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Parking in Somerville: Patch Readers Split on Issue

Readers had some interesting ideas about how to improve what some think is a parking pinch.

On Wednesday we asked Somerville Patch readers, "Is there a parking problem in Somerville?"

Readers had different thoughts about the matter, though slightly more readers indicated there is a parking problem. 

Yes, there is a parking problem

One reader, Elizabeth Rose, summed it up by writing, "Yes, of course there is a parking problem. Me to new neighbors: 'Hi, nice to meet you. Do you have a car?' Neighbor: 'We have two cars.' Me: 'Ok, I hate you.'"

(By the way, some responses here have been lightly edited.)

Noreen Headle agreed, saying, "Somerville has forgotten about the people who live and grew up here and haven't left. They cater now to the college kids with no cars, the bicyclists. Sad."

Tim Donovan said he moved out of Somerville due to the parking tickets, and John A wrote: "It is called a parking garage—consider building one! They have them in cities!"

No, there isn't a problem

Others thought parking in Somerville is no worse than in other cities.

Rob Buchanan wrote, "I do not think Somerville is much different from other urban areas like Cambridge, Brookline, Brighton, Charlestown, etc. Car ownership rates in Somerville are some of the lowest in the state ... People want to live here because of easy access to public transportation, which allows them to have one or fewer cars per household—and saves them $$$ in car payments, gas, insurance, repairs, etc."

Another commenter, Charlie Denison, wrote, "On-street parking in Somerville is much better than it is in Boston! The residential and visitor parking permit system works quite well in my experience. There are always open spaces on the street for me or my visitors."

"Our house sold the car, got a Zipcar membership, and started cycling at least some of the time and taking the T the rest," wrote Benjamin Mako Hill. "Although it took some adjusting, I think the outcome is cheaper for us, has improved our overall health, and has increased our quality of life."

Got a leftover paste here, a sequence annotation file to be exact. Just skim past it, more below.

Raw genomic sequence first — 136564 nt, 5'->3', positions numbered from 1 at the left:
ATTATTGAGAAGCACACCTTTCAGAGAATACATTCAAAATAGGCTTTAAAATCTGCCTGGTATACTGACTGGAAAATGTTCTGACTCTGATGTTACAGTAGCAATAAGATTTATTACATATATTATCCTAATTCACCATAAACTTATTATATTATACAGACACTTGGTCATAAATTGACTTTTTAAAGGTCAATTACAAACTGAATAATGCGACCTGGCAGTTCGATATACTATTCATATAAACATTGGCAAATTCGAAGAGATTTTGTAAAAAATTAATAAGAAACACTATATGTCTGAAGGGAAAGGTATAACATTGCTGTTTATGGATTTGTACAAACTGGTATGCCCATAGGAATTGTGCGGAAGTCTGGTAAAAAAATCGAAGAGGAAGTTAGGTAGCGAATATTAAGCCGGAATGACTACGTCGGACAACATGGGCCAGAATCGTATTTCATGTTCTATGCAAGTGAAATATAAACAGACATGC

It's the permits

One issue voiced by readers is that of residential permits. A Somerville parking permit allows residents to park anywhere in the city, and that, it seems, causes a parking crunch in some areas.

Kamella Zimm summed it up: "I live right near Davis Square and although my street is permit parking only, it's still a problem for those of us that live on that street. Being so close to Davis and the T, we have people from all over Somerville with Somerville parking permits coming in and parking on our street to then going to the T or to eat in Davis Square."

Charlie Denison had some interesting ideas about changing permit restrictions, and charging more for them.

"One thing I wish the City would do is to charge more for parking. $30 a year for a residential permit is a steal! Off-street parking in my neighborhood goes for $100 a month!" he wrote.

"I've seen in some cities where they actually charge more for a residential permit if you have off-street parking available. They also charge more for a second car than for a first car. This is a good way to prioritize on-street parking for people who don't have driveways and to provide an incentive to only have one car rather than two."

Jason November 18, 2012 at 12:42 PM
How about a neighbor that has three cars and WILL NOT USE HIS OWN DRIVEWAY! Yep, that's what we have over here. It is amazing the attitude He throws as well. Likes its his rite. I would get salty about him, but it would do no good.
grover November 18, 2012 at 01:37 PM
Jason that was a couple of my neighbors too
O November 18, 2012 at 02:04 PM
I agree Jason & Grover we have that problem here on Josephine Avenue one house has 6 cars and noone in their 3 car driveway another 3 cars and same issue. I think it's rude and inconciderate to their neighbors that don't have access to the driveways
jason sarajevo November 18, 2012 at 06:38 PM